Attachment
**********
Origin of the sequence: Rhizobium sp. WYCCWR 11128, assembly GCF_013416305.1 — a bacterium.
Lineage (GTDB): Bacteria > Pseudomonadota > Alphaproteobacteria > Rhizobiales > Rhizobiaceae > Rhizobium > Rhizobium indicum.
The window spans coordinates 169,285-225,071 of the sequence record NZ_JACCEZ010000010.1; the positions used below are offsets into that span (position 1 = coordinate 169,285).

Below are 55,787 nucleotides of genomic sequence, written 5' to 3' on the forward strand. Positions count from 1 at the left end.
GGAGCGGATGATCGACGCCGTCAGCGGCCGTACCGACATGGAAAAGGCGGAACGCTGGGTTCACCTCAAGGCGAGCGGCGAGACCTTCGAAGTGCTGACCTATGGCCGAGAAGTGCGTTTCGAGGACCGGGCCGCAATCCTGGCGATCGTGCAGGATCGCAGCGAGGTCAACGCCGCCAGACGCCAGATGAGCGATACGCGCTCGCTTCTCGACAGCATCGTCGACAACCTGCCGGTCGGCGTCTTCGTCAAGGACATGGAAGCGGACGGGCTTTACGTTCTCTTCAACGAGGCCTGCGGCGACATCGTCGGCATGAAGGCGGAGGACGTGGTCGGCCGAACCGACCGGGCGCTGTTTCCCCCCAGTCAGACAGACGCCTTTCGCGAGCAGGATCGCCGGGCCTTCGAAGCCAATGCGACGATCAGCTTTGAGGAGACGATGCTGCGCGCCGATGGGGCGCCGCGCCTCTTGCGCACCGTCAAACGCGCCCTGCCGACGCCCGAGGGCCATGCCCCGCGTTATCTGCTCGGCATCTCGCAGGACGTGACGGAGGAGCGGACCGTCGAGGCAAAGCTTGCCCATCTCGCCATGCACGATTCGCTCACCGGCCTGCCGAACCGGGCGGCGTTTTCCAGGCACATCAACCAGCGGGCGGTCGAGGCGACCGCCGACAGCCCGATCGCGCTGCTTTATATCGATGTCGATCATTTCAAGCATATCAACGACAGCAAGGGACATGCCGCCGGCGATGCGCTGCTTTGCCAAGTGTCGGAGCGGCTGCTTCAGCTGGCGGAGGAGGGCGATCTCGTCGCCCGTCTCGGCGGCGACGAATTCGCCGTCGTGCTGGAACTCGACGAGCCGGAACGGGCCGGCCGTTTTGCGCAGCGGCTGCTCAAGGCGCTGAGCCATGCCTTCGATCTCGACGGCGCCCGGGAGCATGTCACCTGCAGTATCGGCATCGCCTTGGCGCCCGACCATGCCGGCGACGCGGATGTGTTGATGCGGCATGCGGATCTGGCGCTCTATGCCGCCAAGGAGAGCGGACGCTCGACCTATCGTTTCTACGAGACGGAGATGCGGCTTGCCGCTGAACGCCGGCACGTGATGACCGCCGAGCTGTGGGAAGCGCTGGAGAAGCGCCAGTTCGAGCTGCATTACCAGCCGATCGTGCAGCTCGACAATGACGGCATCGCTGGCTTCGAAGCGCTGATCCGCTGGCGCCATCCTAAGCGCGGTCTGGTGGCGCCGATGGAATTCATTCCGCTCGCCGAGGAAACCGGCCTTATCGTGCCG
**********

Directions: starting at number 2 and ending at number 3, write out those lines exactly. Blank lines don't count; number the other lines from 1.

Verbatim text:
Lineage (GTDB): Bacteria > Pseudomonadota > Alphaproteobacteria > Rhizobiales > Rhizobiaceae > Rhizobium > Rhizobium indicum.
The window spans coordinates 169,285-225,071 of the sequence record NZ_JACCEZ010000010.1; the positions used below are offsets into that span (position 1 = coordinate 169,285).